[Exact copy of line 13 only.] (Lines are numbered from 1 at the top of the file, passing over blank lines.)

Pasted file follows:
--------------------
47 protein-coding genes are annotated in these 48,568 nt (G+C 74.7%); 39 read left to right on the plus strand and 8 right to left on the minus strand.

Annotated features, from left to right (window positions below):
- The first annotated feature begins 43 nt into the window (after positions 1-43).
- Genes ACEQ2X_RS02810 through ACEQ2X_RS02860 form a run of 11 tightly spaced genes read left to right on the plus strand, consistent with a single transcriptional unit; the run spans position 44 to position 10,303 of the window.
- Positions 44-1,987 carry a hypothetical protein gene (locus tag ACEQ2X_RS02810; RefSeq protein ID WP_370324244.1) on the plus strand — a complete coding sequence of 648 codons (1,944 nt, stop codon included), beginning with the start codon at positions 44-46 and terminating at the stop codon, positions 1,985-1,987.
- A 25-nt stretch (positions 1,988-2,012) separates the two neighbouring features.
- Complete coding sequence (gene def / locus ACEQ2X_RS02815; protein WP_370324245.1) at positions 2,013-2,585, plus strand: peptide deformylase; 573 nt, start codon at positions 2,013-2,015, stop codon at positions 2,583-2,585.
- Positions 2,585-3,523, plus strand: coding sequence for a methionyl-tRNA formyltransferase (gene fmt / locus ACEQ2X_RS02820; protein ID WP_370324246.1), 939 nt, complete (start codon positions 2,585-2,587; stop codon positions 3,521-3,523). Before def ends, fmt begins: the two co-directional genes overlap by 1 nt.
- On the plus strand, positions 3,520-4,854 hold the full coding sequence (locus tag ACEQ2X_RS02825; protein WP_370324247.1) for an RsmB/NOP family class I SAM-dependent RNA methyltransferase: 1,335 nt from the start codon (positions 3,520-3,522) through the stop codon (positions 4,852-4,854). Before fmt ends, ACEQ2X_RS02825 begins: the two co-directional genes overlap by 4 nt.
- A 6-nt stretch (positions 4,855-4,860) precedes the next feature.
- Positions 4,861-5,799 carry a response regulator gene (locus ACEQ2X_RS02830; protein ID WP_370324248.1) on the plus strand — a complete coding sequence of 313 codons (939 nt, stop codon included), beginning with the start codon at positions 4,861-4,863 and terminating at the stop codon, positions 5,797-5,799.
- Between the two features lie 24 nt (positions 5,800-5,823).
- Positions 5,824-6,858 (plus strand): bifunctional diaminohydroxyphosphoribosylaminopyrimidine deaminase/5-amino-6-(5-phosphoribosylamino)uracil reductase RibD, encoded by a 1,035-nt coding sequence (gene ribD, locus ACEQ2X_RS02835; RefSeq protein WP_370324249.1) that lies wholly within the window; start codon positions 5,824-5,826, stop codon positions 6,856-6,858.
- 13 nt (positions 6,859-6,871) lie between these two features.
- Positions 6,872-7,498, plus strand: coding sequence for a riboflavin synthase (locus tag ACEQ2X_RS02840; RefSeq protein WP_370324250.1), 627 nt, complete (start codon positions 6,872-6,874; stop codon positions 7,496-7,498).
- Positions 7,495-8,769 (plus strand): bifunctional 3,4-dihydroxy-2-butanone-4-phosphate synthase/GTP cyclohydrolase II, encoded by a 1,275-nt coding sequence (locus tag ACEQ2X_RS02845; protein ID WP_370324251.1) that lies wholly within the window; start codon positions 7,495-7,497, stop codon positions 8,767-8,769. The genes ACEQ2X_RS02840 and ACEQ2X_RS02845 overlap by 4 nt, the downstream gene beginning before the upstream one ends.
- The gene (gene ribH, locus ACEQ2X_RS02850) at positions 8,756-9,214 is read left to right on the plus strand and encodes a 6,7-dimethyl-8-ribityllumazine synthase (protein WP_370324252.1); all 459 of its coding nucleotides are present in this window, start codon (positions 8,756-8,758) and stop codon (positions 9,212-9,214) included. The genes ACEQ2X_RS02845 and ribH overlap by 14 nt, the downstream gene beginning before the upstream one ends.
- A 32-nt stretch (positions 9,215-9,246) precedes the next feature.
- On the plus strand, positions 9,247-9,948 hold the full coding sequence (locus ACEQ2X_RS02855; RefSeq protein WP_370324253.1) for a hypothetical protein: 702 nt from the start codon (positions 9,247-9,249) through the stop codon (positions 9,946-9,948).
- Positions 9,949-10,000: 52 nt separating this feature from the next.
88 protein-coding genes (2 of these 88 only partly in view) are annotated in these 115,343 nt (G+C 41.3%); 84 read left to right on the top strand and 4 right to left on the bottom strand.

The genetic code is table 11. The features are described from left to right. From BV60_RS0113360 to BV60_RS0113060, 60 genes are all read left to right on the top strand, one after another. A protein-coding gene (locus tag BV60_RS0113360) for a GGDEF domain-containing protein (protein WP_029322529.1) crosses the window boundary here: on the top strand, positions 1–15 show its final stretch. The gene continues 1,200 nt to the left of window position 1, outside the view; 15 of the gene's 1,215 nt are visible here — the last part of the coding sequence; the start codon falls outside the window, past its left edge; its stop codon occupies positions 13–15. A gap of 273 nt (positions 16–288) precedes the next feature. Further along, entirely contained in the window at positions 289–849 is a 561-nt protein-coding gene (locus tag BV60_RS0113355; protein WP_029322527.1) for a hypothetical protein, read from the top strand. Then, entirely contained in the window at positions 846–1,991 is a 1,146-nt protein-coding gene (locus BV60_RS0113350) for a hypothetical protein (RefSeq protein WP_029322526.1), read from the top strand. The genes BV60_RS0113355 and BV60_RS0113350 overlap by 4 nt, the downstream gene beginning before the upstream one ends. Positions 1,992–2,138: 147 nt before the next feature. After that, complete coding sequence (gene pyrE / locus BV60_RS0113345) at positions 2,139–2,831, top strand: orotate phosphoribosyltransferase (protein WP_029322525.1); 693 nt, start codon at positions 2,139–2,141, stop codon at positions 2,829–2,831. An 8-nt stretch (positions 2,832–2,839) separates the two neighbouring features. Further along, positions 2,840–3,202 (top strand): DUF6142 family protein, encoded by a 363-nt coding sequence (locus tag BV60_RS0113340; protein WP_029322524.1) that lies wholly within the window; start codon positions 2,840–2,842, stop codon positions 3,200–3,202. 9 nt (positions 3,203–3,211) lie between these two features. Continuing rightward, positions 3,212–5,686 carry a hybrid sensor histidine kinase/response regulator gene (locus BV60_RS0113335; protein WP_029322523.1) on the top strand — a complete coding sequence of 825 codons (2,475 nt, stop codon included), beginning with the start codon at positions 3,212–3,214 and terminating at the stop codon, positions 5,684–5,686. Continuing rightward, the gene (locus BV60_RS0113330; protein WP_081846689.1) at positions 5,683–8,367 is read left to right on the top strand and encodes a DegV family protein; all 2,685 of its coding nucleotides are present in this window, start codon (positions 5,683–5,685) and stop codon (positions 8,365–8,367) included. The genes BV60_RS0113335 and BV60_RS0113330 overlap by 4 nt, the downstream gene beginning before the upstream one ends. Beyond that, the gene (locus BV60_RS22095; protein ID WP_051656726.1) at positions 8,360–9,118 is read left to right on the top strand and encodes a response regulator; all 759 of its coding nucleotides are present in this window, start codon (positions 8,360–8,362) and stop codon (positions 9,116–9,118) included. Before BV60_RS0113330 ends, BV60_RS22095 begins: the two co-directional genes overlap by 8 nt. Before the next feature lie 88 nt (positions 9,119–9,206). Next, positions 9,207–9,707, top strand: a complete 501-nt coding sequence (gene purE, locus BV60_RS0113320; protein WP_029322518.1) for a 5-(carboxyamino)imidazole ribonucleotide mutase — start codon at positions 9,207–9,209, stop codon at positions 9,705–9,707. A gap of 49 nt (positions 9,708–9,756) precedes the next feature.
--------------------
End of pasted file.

- Positions 5,824-6,858 (plus strand): bifunctional diaminohydroxyphosphoribosylaminopyrimidine deaminase/5-amino-6-(5-phosphoribosylamino)uracil reductase RibD, encoded by a 1,035-nt coding sequence (gene ribD, locus ACEQ2X_RS02835; RefSeq protein WP_370324249.1) that lies wholly within the window; start codon positions 5,824-5,826, stop codon positions 6,856-6,858.